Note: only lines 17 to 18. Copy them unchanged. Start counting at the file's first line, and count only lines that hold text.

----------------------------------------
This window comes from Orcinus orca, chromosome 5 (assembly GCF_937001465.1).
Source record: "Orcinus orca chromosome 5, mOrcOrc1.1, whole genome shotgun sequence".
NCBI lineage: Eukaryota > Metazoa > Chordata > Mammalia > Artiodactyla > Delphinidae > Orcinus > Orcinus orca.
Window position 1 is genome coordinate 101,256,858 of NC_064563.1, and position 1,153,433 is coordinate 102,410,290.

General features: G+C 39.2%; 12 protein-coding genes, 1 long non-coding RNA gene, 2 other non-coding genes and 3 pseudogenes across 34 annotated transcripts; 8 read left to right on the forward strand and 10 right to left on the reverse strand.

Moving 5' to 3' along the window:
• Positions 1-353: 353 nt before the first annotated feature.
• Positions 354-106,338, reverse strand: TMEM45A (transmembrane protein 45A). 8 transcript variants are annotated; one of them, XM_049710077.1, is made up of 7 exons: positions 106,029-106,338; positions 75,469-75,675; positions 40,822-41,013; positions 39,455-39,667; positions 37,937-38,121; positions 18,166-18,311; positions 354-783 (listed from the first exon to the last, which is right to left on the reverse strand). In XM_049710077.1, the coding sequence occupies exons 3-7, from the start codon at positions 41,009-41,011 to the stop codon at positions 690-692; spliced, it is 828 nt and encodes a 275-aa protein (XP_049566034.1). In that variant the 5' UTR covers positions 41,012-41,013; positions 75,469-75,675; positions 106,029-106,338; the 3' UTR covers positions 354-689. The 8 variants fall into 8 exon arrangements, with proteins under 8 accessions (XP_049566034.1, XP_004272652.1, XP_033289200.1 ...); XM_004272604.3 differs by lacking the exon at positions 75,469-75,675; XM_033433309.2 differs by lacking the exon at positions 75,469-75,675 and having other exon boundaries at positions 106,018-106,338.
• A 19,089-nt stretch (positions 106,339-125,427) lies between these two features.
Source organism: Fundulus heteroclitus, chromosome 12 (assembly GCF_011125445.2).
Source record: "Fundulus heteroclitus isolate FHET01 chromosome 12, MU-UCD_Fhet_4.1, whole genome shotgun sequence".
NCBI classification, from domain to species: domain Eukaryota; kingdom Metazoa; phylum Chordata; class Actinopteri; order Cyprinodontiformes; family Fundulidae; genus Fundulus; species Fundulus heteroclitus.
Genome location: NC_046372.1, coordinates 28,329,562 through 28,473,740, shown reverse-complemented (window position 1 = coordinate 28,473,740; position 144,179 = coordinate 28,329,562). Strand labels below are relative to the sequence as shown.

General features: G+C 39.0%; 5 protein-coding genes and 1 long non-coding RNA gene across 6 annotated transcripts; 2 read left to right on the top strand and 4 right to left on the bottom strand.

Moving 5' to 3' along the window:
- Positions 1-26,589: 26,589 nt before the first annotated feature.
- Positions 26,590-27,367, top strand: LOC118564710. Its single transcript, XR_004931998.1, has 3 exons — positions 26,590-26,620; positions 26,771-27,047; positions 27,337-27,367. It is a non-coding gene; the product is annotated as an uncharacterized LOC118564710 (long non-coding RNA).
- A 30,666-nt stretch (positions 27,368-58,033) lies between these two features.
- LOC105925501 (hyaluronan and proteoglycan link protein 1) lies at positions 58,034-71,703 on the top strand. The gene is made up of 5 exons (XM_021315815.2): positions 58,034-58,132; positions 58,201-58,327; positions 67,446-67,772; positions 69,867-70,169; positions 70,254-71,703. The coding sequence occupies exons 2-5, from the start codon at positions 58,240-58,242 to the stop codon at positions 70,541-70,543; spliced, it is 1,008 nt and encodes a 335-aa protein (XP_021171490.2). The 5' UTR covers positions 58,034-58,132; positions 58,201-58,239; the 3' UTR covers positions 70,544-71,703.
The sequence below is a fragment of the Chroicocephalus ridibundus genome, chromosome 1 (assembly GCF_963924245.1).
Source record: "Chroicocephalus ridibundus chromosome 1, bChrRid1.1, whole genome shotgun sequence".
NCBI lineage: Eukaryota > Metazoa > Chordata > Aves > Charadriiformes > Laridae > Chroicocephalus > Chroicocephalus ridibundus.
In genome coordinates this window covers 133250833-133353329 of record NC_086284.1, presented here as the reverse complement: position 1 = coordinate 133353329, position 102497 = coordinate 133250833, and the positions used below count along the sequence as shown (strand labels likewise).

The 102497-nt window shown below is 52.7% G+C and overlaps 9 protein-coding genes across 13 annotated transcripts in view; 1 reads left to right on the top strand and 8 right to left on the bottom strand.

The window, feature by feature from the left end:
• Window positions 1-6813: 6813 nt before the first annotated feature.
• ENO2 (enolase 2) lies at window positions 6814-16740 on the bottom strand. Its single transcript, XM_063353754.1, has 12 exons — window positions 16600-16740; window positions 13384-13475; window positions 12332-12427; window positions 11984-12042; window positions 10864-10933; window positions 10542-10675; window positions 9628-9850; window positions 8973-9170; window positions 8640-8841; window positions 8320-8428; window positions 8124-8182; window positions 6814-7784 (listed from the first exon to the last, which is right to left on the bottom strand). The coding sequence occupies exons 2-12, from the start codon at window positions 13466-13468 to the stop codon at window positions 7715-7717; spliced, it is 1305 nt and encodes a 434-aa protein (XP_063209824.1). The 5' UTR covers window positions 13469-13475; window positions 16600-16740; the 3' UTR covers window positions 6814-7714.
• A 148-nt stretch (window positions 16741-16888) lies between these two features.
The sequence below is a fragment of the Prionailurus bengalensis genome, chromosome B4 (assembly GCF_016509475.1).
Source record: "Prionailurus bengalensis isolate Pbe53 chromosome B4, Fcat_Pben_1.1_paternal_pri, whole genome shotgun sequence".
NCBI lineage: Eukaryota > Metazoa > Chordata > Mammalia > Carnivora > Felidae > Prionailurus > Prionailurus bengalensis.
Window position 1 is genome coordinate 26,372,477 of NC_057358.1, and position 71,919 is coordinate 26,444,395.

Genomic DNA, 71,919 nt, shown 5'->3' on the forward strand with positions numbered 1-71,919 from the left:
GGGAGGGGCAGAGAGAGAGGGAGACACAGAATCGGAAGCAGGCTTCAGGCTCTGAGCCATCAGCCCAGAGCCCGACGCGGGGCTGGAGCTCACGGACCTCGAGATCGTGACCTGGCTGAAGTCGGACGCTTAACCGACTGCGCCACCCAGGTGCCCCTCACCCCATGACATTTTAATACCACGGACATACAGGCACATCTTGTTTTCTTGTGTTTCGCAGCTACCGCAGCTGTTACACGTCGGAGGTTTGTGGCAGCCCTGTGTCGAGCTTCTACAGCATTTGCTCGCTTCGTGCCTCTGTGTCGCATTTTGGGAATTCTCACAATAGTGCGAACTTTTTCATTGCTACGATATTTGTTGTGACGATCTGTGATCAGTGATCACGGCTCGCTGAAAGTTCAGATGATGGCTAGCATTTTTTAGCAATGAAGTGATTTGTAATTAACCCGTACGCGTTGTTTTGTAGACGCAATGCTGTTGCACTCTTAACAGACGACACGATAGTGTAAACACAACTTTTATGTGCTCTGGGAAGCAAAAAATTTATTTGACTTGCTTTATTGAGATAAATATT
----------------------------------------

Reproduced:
- Positions 26,590-27,367, top strand: LOC118564710. Its single transcript, XR_004931998.1, has 3 exons — positions 26,590-26,620; positions 26,771-27,047; positions 27,337-27,367. It is a non-coding gene; the product is annotated as an uncharacterized LOC118564710 (long non-coding RNA).
- A 30,666-nt stretch (positions 27,368-58,033) lies between these two features.